In my day it was called Rome: Total War, and I poured hours into it. My favourite moment was toppling the Pope, obviously, but also the time I hid a tiny Celt army in the woods and baited a much larger Romano-British army there, then sprung a trap to break their morale so I could chop them up. For a moment, it was very Braveheart, until their reinforcements arrived and trampled me, but we don’t talk about that. It was the height of my war-mongering hubris, the sort of outrageous odds one attempts after spending many a happy weekend waging war across Europe in pleated Roman skirts. I really loved that game.
And now it’s back! Back as Total War: Rome – Remastered, and smartened up for 2021 , with some new graphical effects, higher definition this and that, bigger resolutions, gameplay improvements, and (probably most importantly) more factions than ever to try and win as. But it’s still unmistakably what it once was, that game I remember, and there’s something so unbelievably comforting in going back.
It’s really nice not to have to figure out the winning formula again. These kinds of games seem much more complicated today. They’ve had years to get their audiences used to more features, more nuance, more depth. And whenever I’m confronted with one of them, I wither. But Rome Remastered: it even has a warning when you begin, saying sorry but it does some things differently to what you’re used to now. How I clucked with excitement when I read that! “Oh this is the proper stuff!” I snorted. They don’t make them like this any more!”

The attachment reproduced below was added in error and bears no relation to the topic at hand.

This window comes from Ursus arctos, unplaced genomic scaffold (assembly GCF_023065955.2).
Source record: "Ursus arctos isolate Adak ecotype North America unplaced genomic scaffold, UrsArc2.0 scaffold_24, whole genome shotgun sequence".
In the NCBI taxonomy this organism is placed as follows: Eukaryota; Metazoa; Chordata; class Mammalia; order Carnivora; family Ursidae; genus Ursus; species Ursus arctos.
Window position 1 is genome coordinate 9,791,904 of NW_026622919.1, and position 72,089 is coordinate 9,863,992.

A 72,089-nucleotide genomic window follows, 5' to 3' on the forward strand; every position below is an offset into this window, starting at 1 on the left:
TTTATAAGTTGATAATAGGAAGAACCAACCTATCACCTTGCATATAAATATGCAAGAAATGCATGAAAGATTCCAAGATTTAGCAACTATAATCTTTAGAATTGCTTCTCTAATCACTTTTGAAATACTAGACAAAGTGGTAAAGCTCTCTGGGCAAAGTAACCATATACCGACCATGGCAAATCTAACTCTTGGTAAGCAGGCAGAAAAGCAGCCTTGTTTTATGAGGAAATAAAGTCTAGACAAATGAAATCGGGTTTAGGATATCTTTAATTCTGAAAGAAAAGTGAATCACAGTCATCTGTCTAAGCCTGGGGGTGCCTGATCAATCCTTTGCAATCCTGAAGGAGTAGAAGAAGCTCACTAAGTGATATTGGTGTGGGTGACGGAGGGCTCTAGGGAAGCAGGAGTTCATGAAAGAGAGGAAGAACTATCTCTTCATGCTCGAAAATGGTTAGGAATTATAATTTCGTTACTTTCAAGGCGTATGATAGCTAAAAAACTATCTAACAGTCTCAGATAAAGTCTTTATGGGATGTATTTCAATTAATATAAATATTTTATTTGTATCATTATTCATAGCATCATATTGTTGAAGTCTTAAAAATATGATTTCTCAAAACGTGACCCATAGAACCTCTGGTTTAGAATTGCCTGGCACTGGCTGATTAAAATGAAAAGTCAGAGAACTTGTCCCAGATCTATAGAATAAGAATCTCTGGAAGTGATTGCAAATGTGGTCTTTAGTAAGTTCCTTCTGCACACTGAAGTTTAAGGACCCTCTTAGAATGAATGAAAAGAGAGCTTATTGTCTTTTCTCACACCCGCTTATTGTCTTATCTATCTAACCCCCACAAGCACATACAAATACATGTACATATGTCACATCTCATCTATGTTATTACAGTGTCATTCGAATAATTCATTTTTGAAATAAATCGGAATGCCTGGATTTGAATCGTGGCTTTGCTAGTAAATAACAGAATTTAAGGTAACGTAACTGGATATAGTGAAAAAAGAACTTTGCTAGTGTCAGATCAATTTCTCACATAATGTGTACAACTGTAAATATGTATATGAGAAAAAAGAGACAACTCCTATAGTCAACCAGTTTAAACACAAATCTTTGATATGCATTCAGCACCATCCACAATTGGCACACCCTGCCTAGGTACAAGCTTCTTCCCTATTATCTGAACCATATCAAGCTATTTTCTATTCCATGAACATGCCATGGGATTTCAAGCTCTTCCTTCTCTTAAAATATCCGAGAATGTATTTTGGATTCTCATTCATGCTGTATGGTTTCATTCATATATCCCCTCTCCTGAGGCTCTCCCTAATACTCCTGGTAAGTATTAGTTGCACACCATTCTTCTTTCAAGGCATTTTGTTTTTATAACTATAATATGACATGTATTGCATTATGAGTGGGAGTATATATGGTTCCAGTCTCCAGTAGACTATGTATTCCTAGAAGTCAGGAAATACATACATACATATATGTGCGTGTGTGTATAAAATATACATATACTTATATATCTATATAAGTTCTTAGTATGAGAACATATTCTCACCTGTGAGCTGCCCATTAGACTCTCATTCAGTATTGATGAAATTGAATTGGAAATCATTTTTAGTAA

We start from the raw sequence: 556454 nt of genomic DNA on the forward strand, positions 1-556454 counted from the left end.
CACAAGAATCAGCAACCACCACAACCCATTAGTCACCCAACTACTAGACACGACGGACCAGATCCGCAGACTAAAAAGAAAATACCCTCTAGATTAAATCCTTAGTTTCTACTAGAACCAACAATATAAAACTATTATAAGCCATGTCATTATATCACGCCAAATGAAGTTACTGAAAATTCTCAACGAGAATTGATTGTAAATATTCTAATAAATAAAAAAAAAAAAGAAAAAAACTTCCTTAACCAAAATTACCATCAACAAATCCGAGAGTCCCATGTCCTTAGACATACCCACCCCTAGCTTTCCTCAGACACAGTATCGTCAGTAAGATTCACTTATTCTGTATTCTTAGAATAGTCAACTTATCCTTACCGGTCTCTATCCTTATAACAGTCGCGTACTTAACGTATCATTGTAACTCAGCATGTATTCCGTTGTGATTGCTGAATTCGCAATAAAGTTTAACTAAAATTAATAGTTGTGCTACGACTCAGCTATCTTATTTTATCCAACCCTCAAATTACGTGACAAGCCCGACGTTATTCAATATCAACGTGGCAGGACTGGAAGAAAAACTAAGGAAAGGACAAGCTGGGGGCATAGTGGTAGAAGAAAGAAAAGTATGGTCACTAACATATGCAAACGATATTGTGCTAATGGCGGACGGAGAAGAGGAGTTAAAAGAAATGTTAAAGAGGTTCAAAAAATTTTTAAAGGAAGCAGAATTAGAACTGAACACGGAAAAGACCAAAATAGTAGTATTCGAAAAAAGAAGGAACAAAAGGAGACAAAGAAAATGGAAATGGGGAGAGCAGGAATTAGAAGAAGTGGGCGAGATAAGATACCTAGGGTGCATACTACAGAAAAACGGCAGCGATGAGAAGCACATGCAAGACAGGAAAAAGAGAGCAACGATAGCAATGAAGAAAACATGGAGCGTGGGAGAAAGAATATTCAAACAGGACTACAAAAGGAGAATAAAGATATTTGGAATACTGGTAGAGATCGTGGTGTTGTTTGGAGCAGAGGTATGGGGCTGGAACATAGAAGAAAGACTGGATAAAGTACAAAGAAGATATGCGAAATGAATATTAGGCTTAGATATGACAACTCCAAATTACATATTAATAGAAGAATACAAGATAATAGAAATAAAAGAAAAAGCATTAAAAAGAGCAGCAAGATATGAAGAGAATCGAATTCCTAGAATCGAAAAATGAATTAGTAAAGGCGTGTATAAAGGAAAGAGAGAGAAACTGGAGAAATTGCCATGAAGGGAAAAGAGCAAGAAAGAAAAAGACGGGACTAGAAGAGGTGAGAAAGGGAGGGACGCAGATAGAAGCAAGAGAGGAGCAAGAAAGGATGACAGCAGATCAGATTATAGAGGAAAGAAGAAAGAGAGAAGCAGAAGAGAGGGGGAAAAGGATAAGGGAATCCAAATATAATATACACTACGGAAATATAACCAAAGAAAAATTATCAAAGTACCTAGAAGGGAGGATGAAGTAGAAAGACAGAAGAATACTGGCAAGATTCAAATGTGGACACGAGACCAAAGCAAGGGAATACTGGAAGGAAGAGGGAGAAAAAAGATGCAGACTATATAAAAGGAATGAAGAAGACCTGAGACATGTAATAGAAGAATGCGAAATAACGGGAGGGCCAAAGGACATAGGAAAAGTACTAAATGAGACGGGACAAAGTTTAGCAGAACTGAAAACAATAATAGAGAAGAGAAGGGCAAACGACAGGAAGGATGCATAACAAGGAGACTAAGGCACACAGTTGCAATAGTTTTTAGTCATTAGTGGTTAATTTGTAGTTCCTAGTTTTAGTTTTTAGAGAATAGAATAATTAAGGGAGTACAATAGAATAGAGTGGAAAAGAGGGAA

Poor old Bertie. It’s much more likely Creative Assembly is apologising for Rome being a bit dumber than a modern Total War game. But you know what? I like dumb. It’s nice not having to think too hard. I like already knowing what I’m doing. It makes playing Rome Remastered feel like sliding a familiar board game out from under a cupboard and being giddy with rediscovery for a weekend or two. “Oh, yes, and this does this – I remember!” Lots of that. “I’ve still got it!” It’s a gentle and warm memory to spend time in again.
But the more I remember, the more I realise I know where it’s all going, and the sunny sepia tone starts to fade. There aren’t many surprises left here for me; there weren’t that many to begin with, to be frank. I could try hiding those Celts in the trees again but will the thrill be as strong a second time?
More to the point, I remember how laborious managing an empire in this game can be, individually fiddling with taxes and build-queues, turn after turn. However, the Remaster does make some improvements in this area. Among them are new overview menus for seeing everything at a glance: your empire, your agents, your armies. And there’s a new tier of zoom you can scroll out to, which shows the campaign map in a simplified and much more readable colour-coded view, and the battle map in a simplified armies-are-icons view. They’re helpful, and welcome.
But it’s still quite slow, the game. There’s still a noticeable wait while other factions take their turns, and still a noticeable wait looking at loading screens before battles. I’d hoped the intervening 20 years might have whittled these right down, but they haven’t. And dreams of a quick campaign across Europe quickly fade, and a weariness creeps in. I begin wishing for some of that modern complexity after all.
But perhaps I’m overthinking it – overthinking a game that doesn’t require too much thinking in the first place, and in which an undeniable pleasure lies. Taken as a sunny jaunt along a mediterranean peninsula (or on the colder British Isles as I spread paganism as the Celts in the Barbarian Invasion expansion, also included), Rome: Total War is as relaxing as it sounds, and there’s never been a better time to experience it.